Author A. BrinkSource: Southern African Journal of Epidemiology and Infection 20, pp 42 –45 (2005)More Less
Bacterial and fungal resistance is an increasing threat to the successful treatment of nosocomial infections. As bacterial resistance continues to evolve, some pathogens that were once considered routine to treat have become resistant to almost all antimicrobial agents. In particular, the emergence of vancomycin resistance in Staphylococcus aureus and carbapenem resistance in strains of Enterobacter spp and Klebsiella pneumoniae is of great concern. Similarly, increased production and spread of extended spectrum beta-lactamases (ESBL) in Gram-negative bacilli like Escherichia coli are worrisome.
Author P.D. GopalanSource: Southern African Journal of Epidemiology and Infection 20, pp 46 –48 (2005)More Less
The diagnosis of hospital-acquired infections or sepsis is often difficult. The ACCP/SCCM Consensus Conference definition of infection refers to the presence of bacteria, viruses, fungi or parasites. Their definition of sepsis suggests that there should be proven or suspected infection in combination with two or more of the four features of the systemic inflammatory response syndrome (SIRS) reflected in Table 1. These non-specific features are not extremely helpful in the clinical situation as they are common to many hospitalised patients even in the absence of infection/sepsis. Consequently, attempts at proving the existence of an infective process are of paramount importance.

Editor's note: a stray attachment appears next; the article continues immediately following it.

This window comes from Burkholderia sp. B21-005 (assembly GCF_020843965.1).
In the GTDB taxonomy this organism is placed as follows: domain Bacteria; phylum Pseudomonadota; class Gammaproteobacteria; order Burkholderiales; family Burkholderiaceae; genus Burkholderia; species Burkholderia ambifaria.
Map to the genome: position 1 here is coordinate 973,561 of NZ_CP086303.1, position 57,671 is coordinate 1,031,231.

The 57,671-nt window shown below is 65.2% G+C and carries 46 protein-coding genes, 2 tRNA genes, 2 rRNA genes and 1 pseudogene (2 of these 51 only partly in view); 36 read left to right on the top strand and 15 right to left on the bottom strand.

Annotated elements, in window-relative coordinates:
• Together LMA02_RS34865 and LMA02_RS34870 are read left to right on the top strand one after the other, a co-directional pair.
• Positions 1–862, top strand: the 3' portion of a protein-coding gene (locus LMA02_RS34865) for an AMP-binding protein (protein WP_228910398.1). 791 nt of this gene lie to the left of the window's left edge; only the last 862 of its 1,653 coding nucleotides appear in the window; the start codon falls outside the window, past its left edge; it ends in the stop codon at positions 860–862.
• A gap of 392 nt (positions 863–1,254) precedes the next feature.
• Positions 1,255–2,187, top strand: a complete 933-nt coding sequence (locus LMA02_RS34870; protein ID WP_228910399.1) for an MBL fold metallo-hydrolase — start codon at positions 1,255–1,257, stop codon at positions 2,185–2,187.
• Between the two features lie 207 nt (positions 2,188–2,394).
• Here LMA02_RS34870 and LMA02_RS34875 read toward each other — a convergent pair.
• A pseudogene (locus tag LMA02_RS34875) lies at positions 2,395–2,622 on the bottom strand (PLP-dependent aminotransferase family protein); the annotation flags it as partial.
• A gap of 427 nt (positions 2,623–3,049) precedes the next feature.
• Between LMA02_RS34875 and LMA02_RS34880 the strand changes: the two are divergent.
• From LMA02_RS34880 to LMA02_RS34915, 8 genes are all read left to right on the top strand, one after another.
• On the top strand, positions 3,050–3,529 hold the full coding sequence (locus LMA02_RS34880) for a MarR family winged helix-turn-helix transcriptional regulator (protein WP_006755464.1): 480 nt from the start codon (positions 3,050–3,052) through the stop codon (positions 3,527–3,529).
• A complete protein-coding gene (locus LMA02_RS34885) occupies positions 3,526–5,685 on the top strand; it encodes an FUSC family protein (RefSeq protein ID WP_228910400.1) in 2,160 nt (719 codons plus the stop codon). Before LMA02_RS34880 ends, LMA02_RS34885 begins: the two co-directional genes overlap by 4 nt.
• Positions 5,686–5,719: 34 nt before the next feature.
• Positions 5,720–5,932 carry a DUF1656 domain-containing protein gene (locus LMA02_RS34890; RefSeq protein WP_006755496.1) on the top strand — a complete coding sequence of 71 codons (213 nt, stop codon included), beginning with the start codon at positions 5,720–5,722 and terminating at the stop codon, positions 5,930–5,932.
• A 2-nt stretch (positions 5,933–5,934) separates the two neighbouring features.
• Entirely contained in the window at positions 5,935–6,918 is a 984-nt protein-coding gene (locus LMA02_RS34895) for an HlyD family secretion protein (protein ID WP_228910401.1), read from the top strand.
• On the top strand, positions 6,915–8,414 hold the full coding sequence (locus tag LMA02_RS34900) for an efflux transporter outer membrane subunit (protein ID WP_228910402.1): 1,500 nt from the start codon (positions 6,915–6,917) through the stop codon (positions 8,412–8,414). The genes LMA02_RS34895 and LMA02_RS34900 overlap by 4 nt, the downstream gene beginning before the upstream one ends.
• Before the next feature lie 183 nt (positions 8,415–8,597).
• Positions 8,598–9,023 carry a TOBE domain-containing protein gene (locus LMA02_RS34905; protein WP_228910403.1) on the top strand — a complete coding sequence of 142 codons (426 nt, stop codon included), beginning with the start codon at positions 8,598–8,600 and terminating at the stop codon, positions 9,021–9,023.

Author C. FeldmanSource: Southern African Journal of Epidemiology and Infection 20, pp 49 –57 (2005)More Less
A nosocomial infection is an infection acquired by a patient as a result of hospitalisation or contact with the hospital environment that was neither present nor incubating at the time of the patient's visit or admission to hospital. Infections are generally considered to be nosocomial if acquired < 48-72 hours following hospital admission. Nosocomial pneumonia (NP) or hospital-acquired pneumonia (HAP) is defined as pneumonia occurring < 48 hours after hospital admission that was neither present nor incubating at the time of admission to hospital. Ventilator-associated pneumonia (VAP) is defined as pneumonia occurring in a patient undergoing mechanical ventilation that was neither present nor incubating at the time of intubation (occurring < 48 hours after intubation). Recently, the term "healthcare-associated pneumonia" (HCAP) has been included in the description of NPs and this entity includes all patients who have been hospitalised in an acute care hospital for two or more days within 90 days of the infection, resided in a nursing home or long term facility, received intravenous antibiotic therapy, chemotherapy or wound care within the past 30 days of the current infection or attended a hospital haemodialysis clinic.
Source: Southern African Journal of Epidemiology and Infection 20, pp 58 –60 (2005)More Less